An Interview with Russell “Maroon” Shoatz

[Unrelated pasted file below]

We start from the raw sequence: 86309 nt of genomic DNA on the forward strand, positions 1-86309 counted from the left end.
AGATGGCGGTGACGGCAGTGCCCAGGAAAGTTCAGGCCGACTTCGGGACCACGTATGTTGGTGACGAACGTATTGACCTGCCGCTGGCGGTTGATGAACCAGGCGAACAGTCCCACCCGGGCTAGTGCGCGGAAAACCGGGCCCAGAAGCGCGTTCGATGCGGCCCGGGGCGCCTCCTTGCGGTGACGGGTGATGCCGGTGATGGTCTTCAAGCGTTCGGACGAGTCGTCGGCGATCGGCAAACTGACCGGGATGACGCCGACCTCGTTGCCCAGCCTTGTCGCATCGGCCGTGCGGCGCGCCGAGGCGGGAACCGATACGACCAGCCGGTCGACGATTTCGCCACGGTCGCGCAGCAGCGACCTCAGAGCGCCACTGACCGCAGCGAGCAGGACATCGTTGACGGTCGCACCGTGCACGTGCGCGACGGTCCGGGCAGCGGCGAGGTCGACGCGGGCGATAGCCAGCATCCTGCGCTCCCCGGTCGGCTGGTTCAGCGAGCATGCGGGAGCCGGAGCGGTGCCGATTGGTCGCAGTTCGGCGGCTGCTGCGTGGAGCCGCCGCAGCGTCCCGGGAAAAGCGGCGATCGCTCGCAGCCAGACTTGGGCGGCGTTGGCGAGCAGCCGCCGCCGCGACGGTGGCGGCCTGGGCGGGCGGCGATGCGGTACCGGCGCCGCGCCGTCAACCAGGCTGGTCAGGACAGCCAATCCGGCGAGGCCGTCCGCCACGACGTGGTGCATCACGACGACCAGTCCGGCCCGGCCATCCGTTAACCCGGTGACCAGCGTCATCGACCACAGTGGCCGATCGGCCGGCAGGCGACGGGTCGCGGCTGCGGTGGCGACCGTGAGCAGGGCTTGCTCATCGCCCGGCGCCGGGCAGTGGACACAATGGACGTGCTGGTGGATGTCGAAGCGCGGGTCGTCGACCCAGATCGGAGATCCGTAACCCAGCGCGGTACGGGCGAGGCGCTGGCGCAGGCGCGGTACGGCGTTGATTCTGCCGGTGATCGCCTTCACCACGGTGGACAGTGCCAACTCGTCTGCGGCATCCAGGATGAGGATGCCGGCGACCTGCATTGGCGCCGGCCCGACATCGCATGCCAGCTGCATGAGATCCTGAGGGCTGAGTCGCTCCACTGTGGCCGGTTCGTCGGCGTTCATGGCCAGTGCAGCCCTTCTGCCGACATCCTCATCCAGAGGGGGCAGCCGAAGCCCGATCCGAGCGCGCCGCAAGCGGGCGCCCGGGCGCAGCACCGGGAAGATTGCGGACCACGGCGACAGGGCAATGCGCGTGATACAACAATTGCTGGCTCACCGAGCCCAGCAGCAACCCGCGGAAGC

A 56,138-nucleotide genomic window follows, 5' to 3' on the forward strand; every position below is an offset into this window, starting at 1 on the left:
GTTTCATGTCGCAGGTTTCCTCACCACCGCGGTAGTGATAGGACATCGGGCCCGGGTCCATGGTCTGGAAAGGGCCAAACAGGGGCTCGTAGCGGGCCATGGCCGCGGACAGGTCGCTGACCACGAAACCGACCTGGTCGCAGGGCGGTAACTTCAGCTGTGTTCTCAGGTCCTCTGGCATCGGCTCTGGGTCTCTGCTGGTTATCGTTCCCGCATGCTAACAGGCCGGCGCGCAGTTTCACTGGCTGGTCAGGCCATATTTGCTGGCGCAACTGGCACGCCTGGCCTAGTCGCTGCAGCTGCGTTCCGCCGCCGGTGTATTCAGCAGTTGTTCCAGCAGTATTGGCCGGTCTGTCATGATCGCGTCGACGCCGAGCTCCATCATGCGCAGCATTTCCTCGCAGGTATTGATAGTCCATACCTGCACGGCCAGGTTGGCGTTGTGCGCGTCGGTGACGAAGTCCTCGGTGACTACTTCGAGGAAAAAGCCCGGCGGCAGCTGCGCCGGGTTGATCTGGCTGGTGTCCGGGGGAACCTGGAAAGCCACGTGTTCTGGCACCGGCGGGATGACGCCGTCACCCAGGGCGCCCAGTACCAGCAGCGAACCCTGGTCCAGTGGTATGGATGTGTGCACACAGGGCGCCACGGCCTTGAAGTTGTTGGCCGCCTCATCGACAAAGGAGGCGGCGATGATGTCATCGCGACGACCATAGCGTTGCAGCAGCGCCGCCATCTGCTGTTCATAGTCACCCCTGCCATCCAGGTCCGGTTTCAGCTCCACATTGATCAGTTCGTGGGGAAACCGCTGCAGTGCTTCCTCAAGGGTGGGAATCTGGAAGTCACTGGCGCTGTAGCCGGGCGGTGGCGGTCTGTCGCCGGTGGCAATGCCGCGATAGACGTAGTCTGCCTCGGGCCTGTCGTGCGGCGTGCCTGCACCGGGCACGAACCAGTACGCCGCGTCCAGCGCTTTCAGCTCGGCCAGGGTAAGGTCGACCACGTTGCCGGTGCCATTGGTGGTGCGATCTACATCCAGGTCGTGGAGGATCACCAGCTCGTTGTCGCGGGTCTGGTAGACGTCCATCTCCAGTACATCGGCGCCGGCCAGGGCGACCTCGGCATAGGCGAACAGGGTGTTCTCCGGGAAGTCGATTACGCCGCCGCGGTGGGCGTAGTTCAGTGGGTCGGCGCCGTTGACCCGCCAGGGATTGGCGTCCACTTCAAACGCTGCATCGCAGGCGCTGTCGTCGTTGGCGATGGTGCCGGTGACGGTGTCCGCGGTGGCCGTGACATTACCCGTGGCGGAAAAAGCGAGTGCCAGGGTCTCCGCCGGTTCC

This chapter presents a written exchange between incarcerated activist and scholar Russell “Maroon” Shoatz and philosophy professor Lisa Guenther. Shoatz was held in solitary confinement for more than twenty-two consecutive years before being released into the general population, thanks to the work of his family, supporters, and the Abolitionist Law Center. In Maroon the Implacable: The Collected Works of Russell Maroon Shoatz (2013), Shoatz describes the decentralized structure of fugitive slave communities and connects this model to contemporary social movements. In the interview presented here, the author reflects on the practical and theoretical implications of his analysis in conversation with Lisa Guenther, author of Solitary Confinement: Social Death and its Afterlives (2013). Shoatz's life and work attest to the legacy of not just slavery but also the resistance to slavery. He offers an alternative history of the Americas—one that does not begin with the “discovery” of a “new world” ready to be conquered but rather with networks of relation and resistance that go beyond the colonial project and offer concrete models of mutual empowerment.
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